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PERC 2016 Abstract Detail Page

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Abstract Title: Educating Pre-service Physics Teachers
Abstract: This session brings together presenters that are involved in designing, teaching in, and studying different programs that aim to educate and prepare future physics teachers in the US and around the world.  The session will focus on crucial aspects of physics teacher preparation programs and conceptual models that afford theoretical insights into their features. The session will conclude with a panel discussion with the audience.
Abstract Type: Talk Symposium

Author/Organizer Information

Primary Contact: Shulamit Kapon
Technion - Israel Institute of Technology
and Co-Presenter(s)
Eugenia Etkina, Rutgers University

Symposium Specific Information

Moderator: Eugenia Etkina, Rutgers University
Presentation 1 Title: Strong introductory courses + professors who care about teaching = physics teachers
Presentation 1 Authors: Gay Stewart, West Virginia University
John Stewart, West Virginia University
Presentation 1 Abstract: Previously at the University of Arkansas (UA), and now at West Virginia University (WVU), we have led physics teacher preparation programs as part of the Physics Teacher Education Coalition (PhysTEC). Our invitation to apply as one of the first primary program institutions was initiated by our NSF program officer, based on his familiarity with our reformed introductory course. Years of student interviews supported that it was both the opportunity to engage in an  environment supporting real learning with their peers and having professors who felt education was important that empowered students to choose a teaching career. 15 years after having its first PhysTEC graduate, UA remains in the 5+Club. At WVU, we are also seeing significant impact from these factors. We will discuss the characteristics reported by the students as most impactful on their decision to teach, and shown by our research to have strong correlation with improved learning.
Presentation 2 Title: Project lab course for first year students: Cutting the Gordian knot in physics teacher preparation
Presentation 2 Authors: Gorazd Planinsic, University of Ljubljana, Slovenia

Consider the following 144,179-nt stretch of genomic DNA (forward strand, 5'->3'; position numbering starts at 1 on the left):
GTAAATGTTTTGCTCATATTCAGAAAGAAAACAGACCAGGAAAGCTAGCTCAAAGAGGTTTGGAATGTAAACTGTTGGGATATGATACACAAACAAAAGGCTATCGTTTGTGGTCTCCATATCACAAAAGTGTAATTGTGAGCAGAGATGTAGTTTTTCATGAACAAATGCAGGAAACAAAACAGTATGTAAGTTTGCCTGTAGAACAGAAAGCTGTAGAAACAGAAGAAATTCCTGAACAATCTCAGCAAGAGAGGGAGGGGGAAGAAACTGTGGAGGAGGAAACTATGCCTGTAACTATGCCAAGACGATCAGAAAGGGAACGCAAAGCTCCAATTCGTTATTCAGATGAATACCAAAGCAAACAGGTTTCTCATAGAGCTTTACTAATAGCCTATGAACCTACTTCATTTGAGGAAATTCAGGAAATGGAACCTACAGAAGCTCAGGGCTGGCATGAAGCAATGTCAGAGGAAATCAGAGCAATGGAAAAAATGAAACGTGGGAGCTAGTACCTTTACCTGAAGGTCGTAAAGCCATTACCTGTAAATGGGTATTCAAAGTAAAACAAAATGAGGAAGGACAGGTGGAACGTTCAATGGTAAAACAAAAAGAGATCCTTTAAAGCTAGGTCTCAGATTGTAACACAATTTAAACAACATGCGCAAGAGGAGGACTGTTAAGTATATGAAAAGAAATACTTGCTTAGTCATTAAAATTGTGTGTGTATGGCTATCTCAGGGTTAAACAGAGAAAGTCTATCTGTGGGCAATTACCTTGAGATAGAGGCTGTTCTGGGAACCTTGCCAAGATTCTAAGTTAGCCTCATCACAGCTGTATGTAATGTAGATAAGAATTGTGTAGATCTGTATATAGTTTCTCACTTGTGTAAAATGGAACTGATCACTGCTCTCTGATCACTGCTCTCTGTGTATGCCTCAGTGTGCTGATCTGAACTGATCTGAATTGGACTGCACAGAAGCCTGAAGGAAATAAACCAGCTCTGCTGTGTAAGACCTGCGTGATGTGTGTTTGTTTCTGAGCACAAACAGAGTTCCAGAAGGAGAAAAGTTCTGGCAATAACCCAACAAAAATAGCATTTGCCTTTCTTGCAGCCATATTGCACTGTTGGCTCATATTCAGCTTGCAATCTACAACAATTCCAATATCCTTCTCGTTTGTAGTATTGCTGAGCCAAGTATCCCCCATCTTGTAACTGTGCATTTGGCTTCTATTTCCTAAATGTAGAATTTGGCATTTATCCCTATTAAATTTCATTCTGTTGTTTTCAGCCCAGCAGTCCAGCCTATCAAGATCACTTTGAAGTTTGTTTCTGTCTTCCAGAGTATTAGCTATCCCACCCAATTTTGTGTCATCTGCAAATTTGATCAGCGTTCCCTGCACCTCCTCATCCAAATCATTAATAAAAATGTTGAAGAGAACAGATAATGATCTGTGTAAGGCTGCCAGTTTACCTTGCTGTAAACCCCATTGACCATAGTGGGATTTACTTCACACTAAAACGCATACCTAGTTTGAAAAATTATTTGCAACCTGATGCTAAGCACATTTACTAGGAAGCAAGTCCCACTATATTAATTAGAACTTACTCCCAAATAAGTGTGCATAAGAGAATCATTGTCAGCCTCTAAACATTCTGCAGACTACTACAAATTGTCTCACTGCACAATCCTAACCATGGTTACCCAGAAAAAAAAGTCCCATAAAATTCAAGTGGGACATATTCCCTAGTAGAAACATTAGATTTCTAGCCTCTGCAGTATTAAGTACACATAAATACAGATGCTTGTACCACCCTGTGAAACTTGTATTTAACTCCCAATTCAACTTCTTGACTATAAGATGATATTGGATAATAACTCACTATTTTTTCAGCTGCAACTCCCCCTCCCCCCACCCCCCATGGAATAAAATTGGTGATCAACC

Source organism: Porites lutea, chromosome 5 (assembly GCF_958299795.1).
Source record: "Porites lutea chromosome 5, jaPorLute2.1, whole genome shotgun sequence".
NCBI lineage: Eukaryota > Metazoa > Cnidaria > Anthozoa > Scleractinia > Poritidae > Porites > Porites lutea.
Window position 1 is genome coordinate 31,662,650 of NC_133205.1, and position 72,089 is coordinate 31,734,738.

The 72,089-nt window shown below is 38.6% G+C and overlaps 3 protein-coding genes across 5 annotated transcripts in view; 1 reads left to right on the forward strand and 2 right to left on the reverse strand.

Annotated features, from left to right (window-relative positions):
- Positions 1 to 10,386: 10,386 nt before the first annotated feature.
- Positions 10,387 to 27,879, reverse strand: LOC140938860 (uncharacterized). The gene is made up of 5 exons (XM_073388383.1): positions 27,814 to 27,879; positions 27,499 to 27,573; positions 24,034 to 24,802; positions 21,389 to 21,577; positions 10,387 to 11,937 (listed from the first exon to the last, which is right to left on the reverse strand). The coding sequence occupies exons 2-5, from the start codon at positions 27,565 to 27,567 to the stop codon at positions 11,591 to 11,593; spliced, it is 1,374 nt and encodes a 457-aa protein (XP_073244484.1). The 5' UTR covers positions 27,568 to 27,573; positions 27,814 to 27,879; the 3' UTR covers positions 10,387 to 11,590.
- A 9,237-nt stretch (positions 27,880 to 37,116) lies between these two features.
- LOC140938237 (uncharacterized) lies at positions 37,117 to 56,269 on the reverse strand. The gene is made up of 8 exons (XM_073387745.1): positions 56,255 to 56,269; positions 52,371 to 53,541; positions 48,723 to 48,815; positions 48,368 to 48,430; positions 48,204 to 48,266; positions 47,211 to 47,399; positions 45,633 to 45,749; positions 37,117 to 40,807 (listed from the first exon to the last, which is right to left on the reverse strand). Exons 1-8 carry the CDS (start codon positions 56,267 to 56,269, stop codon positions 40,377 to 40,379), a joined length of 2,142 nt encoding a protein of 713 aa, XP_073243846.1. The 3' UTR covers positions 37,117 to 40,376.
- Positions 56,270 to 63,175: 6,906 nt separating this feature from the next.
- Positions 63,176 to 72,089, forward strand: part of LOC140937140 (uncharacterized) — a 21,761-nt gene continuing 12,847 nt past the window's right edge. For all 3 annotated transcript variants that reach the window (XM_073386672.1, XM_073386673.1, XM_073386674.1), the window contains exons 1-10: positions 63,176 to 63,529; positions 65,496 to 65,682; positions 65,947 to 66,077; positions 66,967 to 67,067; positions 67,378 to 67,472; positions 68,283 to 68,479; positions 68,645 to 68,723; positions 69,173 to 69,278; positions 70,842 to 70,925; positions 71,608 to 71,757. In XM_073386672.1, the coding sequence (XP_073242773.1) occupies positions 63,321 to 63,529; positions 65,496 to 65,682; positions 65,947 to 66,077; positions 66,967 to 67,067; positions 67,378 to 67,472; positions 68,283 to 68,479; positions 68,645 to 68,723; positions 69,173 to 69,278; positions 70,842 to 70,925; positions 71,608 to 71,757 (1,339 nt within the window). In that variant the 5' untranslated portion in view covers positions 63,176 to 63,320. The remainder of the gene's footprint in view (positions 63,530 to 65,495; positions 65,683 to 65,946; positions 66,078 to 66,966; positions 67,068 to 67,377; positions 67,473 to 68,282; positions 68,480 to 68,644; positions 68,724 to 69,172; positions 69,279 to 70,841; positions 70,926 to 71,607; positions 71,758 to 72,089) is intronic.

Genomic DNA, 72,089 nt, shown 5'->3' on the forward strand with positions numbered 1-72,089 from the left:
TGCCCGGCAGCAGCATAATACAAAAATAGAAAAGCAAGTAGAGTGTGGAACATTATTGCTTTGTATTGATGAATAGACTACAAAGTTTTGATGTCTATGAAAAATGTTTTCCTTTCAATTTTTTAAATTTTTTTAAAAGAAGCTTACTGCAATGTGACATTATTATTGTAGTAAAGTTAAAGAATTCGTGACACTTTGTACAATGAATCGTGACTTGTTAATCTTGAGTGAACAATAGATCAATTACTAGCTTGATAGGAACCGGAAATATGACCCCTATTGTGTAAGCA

Presentation 2 Abstract: One of the major problems in training of future teachers is finding an authentic environment where they can practice new approaches to teaching and learning. Ideally, you want to place your students with reformed in-service teachers but unfortunately often this is not possible. In our department we took a different approach. We created Project lab course which pre-service physics teachers take twice: first time as students (in their first year of studies) and second time as future teachers (in their 4th or 5th year). As first year students they work on open-ended experimental projects. During their second time, already enrolled in the Physics Teacher preparation program, they design project tasks for first year students, observe groups of students solving problems and evaluate their reports using scientific abilities rubrics. I will describe logistical details of such clinical experience and present examples of pre-service teacher work and their reflections on the experience.
Presentation 3 Title: Changing the landscape of physics teaching – Helping engineers become effective physics teachers
Presentation 3 Authors: Shulamit Kapon, Technion – Israel Institute of Technology
Avraham Merzel, Technion – Israel Institute of Technology and The Hebrew University of Jerusalem
Presentation 3 Abstract: In 2011, the Technion – Israel Institute of Technology launched a special program, Views, whose objective is to help alleviate the shortage in high-quality high school STEM teachers in Israel. Views invites Technion graduates to study towards an additional bachelor's degree in STEM education. In its first year, 60 students enrolled in the program; this year, the program has attracted over 300. The increase in the number and quality of students enrolling necessitated substantial reform of the teacher preparation courses. We will review the theoretical underpinning of the reformed program of the physics education track; discuss in detail the design of one of the physics teaching methods courses; and present preliminary findings from a study that followed the students throughout this course, focusing on challenges these pre-service teachers experienced in the design and teaching of engaging lessons in physics, and on our support of the students in this process.
Presentation 4 Title: A theory-guided research agenda for physics teacher education
Presentation 4 Authors: Eugenia Etkina, Rutgers University
Bor Gregorcic, Uppsala University
Stamatis Vokos, Seattle Pacific University
Presentation 4 Abstract: The authors have recently proposed a theoretical perspective to guide the development and improvement of physics teacher education (PTE) programs. According to the Development of Habits through Apprenticeship in a Community (DHAC), the primary role of PTE programs is to help novice teachers to develop the requisite habits of mind and habits of practice through apprenticeship in a community centered around master teachers and veteran teachers, all of whom share a similar framework for what physics learning consists of and how it can be realized. This conceptual model explains features of effective PTE programs and makes testable predictions. In this session, the authors will describe briefly the DHAC theoretical perspective and propose a research agenda to test it, refine it, and build on it.